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Marco Werman: The protests in Egypt are cause for concern for another group, historians and archeologists. They worry about the fate of precious artifacts across the country. Today, the Egyptian government said the country's museums and ancient monuments are safe from looters, especially in the capital. Brian Vastag has been covering the story for the Washington Post. He says archeologists remain worried about historical sites that lie south of Cairo.
Brian Vastag: The Nile Valley goes on for a long ways and there's just hundreds and hundreds of archeological sites. And those sites are much less well protected than the actual museums and that's were concern is focused right now.
Werman: Right. And so we're talking about the sites like Saqqara. What antiquities are there?
Vastag: There is a huge range of antiquities going back to 3,000 B.C. There's just such a rich cultural history in Egypt, everything from pottery to jewelry, cuneiform tablets writing, the entire range of artifacts that you can imagine from Egypt.
Werman: We have heard reports about looters smashing windows on the roof of Cairo's museum of Egyptian antiquities and repelling by ropes into the museum. It does sound like a dire situation there.
Vastag: Yeah, exactly. That's what Dr. Zahi Hawass told me on Sunday. He is the ultimate authority for protecting antiquities in Egypt and, in fact, just yesterday, was promoted to the Minister of Archeology for the entire country.
Vastag: He told me that on Friday night, nine men smashed a window at the top of the Cairo museum, which is the world famous museum there on the Tahrir Square, and descended into the building were they smashed about 13 cases and broke or damaged maybe about 100 artifacts.
Werman: And apparently, also stole a lot of stuff from the gift shop.
Vastag: Yeah, the gift shop was pretty much cleared out, but fortunately, Dr. Hawass said that nothing was stolen from the museum itself.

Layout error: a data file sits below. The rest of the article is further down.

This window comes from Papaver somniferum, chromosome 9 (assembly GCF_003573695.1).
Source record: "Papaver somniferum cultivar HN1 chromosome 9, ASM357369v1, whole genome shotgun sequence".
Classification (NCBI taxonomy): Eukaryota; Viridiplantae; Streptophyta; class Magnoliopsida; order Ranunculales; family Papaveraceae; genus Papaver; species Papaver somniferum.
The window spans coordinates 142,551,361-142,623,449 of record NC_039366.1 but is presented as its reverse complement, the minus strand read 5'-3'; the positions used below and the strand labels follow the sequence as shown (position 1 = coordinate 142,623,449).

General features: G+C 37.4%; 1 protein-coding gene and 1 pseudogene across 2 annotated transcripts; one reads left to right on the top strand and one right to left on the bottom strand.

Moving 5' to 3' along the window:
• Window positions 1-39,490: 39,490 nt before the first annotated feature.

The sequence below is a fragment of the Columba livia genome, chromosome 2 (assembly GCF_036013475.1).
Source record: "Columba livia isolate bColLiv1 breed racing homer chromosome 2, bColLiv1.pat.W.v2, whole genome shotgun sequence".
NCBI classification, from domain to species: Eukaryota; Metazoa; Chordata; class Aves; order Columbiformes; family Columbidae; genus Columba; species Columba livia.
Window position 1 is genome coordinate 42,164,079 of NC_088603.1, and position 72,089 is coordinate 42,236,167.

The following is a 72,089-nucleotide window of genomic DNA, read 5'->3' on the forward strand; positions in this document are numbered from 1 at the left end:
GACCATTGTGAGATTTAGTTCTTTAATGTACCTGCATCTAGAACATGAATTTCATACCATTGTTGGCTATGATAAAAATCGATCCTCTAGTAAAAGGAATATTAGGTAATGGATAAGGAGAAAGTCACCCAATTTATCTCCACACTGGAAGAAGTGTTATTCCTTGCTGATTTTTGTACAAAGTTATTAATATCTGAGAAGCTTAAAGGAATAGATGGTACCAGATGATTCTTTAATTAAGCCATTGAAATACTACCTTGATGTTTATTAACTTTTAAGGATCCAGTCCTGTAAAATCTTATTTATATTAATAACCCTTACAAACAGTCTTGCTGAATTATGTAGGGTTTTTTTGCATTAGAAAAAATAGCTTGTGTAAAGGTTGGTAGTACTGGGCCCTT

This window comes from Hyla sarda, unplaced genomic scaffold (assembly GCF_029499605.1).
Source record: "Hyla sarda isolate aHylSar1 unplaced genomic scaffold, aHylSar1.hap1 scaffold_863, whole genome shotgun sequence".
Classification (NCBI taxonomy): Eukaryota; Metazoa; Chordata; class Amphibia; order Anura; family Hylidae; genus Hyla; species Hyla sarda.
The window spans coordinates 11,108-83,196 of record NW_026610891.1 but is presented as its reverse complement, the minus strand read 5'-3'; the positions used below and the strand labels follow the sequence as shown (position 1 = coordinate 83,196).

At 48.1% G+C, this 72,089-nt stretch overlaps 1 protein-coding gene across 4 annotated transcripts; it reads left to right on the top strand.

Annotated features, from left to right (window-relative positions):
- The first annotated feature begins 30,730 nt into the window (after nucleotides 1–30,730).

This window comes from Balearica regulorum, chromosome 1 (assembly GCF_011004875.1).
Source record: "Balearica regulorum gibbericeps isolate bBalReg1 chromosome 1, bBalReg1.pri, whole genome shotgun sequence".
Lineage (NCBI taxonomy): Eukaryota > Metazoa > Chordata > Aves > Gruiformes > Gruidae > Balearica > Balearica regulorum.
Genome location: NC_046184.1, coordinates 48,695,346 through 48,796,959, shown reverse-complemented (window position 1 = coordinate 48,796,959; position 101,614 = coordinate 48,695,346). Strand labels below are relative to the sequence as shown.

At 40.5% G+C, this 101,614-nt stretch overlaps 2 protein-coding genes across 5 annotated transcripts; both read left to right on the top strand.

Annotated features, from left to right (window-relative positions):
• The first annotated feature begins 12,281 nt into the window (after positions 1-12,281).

Werman: Now, the extent of looting in Iraq's museums during the war there, was devastating to the country's cultural heritage, but some archeologists say it could be even more extreme in Egypt. How so?
Vastag: Well, the entire country is kind of a museum. There's just layers and layers and layers of history and artifacts and there are hundreds of international teams digging all over the country, continuing to tell the story of deep Egyptian history and so the potential for damage is huge and the archeology community, I would say, is almost in a panic right now, from the messages I've been getting.
Werman: How deep is the sense of history among the average Egyptian?
Vastag: That's a very good question. When I talked with Dr. Hawass, he said that there were a group of thugs or outlaws, that's how he characterized them, who were responsible for the damage and the vandalism. But then, at the same time, a lot of average people gathered around the museum in Cairo to protect it and there were reports that other museums, the same thing happened there. So, I would say that there's, obviously, a huge segment of the Egyptian public that understands that this is their cultural heritage and their trying to protect it right now.
Werman: Brian Vastag with the Washington Post thanks for talking with us.
Vastag: You're welcome.